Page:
Statement of Senator Patrick Leahy On Funding for a Second Millennium Challenge Compact for El Salvador September 18, 2013

Mr. LEAHY.  Mr. President, on September 12th I made a statement in this chamber about the vote earlier that day by the Board of Directors of the Millennium Challenge Corporation to approve a second compact for El Salvador. 

As I said then, that vote was expected, and it began the final phase of discussions between the United States and El Salvador on a compact which, if funded, could result in investments totaling $277 million from the United States and $85 million from El Salvador.

I share the view of the MCC Board that the compact, if implemented fully, would improve the lives of the Salvadoran people.

But I also noted that when the MCC was established a decade ago it was not intended to be just another foreign aid program. 

Rather, an MCC compact provides a kind of stamp of approval by the United States, indicating that the government of the compact country has demonstrated a commitment to integrity, to good governance and respect for the rule of law, and to addressing the needs of its people.  I said this should be doubly so for a second compact. 

While El Salvador can point to some success in these areas, it remains a country of weak democratic institutions where the independence of the judiciary has been attacked, corruption is widespread, and transnational criminal organizations and money laundering have flourished.   

Nobody knows this better than the Salvadoran people. 

I urged the MCC, the Department of State, and the Government of El Salvador, prior to a final decision to provide the funds for a second compact, to do more to address these problems which is necessary for the rule of law and economic growth in that country.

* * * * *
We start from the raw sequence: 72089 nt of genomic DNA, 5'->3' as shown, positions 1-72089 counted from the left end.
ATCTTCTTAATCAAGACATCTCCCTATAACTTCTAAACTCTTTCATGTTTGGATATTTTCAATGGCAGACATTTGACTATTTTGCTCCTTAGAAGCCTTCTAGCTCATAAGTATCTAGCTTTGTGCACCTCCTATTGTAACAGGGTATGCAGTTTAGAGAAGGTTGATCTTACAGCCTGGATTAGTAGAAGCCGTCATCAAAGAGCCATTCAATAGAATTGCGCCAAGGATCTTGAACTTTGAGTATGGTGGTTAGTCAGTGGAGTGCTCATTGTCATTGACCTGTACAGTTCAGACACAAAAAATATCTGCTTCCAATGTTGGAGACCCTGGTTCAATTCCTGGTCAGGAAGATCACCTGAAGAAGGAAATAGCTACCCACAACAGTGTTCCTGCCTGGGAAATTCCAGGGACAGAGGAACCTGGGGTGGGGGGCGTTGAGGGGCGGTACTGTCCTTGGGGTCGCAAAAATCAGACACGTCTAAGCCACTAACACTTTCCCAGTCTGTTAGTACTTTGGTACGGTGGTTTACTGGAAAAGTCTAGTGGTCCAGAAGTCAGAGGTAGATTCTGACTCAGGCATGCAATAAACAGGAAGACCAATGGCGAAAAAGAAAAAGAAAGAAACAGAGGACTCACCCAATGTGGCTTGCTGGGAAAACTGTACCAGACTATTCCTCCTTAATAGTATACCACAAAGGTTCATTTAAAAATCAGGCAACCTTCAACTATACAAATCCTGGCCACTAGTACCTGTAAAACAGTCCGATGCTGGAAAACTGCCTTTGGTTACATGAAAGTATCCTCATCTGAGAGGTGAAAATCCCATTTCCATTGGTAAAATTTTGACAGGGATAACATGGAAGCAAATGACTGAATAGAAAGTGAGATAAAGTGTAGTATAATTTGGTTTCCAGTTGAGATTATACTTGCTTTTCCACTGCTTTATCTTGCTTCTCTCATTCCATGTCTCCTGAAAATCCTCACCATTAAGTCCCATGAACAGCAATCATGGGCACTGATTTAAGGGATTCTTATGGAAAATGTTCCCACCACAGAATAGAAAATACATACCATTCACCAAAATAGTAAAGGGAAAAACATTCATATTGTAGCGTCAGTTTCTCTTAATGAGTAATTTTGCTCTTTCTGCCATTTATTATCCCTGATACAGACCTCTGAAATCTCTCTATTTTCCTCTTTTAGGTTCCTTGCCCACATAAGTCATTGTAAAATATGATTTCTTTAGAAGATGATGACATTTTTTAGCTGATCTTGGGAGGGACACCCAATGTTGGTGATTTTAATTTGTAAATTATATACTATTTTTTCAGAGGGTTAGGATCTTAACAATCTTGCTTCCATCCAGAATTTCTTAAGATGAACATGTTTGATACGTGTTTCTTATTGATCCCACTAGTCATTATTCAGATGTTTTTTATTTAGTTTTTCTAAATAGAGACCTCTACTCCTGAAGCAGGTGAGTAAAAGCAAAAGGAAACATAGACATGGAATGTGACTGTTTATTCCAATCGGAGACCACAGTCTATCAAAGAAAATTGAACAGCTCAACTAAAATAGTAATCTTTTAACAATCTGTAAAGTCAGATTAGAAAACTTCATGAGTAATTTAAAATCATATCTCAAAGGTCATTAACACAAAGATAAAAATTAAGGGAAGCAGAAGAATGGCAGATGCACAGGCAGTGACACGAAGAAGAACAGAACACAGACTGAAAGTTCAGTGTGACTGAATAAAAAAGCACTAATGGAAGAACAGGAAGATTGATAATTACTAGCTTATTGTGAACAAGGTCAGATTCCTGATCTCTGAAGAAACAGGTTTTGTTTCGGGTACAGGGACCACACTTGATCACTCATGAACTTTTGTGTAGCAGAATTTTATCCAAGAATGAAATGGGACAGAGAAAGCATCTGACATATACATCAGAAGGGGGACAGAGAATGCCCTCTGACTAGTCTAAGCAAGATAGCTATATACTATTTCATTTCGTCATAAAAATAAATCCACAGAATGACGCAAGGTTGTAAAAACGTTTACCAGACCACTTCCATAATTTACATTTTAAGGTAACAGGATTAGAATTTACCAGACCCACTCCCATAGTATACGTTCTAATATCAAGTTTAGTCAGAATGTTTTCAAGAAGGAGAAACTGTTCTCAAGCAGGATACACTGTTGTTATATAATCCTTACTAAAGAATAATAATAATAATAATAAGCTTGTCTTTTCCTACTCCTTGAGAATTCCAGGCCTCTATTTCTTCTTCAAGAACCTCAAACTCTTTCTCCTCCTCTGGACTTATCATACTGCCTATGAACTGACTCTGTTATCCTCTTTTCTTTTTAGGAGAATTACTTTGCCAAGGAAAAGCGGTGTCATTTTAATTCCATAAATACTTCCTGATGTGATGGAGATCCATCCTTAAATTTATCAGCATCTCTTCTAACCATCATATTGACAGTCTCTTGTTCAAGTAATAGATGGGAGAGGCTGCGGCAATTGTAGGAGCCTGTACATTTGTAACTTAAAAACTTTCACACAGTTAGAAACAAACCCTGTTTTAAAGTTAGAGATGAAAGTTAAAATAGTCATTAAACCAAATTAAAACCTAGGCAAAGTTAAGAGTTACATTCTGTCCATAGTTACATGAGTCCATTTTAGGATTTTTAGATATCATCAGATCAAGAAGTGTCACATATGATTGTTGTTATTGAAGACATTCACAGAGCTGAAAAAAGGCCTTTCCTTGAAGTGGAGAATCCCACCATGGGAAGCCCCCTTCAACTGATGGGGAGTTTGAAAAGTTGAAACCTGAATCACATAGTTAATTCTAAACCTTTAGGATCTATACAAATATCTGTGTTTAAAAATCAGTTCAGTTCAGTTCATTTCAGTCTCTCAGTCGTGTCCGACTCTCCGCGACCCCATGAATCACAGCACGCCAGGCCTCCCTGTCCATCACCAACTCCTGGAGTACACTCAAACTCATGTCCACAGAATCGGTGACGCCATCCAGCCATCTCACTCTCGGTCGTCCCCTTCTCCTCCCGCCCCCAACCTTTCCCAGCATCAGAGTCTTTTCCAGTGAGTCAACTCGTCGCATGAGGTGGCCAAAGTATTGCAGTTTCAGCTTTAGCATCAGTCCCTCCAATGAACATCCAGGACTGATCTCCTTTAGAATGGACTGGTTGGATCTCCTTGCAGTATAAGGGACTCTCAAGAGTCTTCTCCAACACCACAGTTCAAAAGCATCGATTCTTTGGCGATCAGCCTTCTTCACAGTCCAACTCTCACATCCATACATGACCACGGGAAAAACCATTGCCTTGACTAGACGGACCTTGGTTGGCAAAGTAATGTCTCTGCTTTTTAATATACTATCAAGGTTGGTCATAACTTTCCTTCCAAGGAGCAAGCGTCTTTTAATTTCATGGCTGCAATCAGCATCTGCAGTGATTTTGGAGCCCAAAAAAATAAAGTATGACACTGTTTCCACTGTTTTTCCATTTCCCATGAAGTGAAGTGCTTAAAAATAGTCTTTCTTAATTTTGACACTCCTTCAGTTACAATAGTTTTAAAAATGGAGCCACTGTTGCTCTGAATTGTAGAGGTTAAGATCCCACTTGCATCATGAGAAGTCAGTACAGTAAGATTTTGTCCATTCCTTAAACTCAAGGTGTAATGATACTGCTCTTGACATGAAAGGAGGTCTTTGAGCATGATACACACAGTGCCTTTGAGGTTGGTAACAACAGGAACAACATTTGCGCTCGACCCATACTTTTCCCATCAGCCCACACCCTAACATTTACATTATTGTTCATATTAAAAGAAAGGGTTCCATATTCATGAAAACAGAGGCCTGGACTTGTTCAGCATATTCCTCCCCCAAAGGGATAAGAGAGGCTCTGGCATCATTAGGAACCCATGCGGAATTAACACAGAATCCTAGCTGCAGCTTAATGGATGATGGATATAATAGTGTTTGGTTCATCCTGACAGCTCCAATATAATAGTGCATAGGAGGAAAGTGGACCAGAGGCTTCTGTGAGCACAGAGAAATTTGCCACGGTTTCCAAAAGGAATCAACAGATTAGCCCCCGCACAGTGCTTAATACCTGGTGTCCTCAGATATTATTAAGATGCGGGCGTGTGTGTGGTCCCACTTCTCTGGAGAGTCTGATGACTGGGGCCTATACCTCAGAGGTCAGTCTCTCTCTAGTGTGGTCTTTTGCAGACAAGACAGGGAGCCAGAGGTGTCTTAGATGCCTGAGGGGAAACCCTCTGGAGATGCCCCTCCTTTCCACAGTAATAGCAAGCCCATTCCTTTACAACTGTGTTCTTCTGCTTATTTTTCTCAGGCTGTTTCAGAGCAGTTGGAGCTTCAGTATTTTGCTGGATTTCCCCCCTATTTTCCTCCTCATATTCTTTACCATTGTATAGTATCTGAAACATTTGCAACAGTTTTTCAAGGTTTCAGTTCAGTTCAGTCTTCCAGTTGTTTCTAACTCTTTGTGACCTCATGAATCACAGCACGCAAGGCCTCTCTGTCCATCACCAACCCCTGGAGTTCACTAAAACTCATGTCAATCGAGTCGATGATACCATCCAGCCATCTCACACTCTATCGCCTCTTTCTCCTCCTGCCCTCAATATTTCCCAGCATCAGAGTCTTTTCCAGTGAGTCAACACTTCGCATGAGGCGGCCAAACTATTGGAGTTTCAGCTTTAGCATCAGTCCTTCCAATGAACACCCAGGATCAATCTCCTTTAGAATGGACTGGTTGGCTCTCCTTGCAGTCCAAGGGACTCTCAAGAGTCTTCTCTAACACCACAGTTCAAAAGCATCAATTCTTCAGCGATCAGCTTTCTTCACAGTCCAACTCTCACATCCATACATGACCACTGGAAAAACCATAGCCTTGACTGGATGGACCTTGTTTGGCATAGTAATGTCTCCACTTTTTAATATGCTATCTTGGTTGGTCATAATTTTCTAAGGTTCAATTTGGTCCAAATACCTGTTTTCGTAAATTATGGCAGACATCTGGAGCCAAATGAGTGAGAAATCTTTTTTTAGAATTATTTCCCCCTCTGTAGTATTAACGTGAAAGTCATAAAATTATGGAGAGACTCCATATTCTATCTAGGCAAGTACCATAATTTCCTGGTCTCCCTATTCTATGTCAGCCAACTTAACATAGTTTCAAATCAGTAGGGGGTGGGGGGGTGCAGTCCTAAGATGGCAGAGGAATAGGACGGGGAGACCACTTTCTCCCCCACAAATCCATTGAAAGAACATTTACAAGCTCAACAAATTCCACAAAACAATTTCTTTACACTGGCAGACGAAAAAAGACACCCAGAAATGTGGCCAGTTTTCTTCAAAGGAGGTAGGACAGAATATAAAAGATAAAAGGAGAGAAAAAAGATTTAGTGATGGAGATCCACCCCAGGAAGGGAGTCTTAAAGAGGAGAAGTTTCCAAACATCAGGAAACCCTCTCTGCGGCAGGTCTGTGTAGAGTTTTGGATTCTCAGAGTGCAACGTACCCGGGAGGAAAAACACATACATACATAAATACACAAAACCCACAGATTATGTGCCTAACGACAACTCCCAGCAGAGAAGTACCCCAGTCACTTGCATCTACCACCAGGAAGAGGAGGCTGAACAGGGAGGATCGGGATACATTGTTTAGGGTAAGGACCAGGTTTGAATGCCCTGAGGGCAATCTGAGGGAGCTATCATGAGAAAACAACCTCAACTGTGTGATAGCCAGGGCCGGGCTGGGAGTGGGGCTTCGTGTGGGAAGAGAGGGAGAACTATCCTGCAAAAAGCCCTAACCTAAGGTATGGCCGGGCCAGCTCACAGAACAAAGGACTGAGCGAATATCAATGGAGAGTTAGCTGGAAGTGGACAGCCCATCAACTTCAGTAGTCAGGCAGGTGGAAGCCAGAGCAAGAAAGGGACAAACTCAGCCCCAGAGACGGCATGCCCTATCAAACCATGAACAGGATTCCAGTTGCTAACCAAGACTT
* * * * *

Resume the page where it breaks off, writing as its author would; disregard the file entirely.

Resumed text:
Regrettably, rather than acknowledge the need to address these problems more convincingly, the reaction of top Salvadoran officials was to accuse me of being “misinformed” about their country and of meddling in their affairs.

They reacted similarly when U.S. Ambassador Aponte expressed some of the same concerns. 

For over 20 years, I have been a friend of El Salvador.  I actively supported the negotiations that ended the civil war.  I worked to help El Salvador recover from that war, and I supported the first MCC compact which was financed with $461 million from the Appropriations subcommittee that I chair.  I obtained emergency funding to help that country rebuild after devastating floods.

And over the past decade I have watched as the Salvadoran people were victimized by increasing levels of crime and violence, a corrupt police force, and some individuals in positions of authority who cared more about enriching themselves or protecting their privileges than improving the lives of the people. 

So it is disappointing that Salvadoran officials reacted as they did to my remarks last week. 

As I said then, I appreciate that MCC CEO Yohannes, U.S. Ambassador Aponte, and other State Department officials have echoed some of the concerns I have raised. 

The budget of the Millennium Challenge Corporation, which I have long supported, and the funds for a second compact for El Salvador – for those who may not be aware or have forgotten – comes from the Congress.  It should not be taken for granted. 

I hope President Funes and his government will reconsider their response to these concerns – for the good of the Salvadoran people and if they want a second MCC compact to be funded.      

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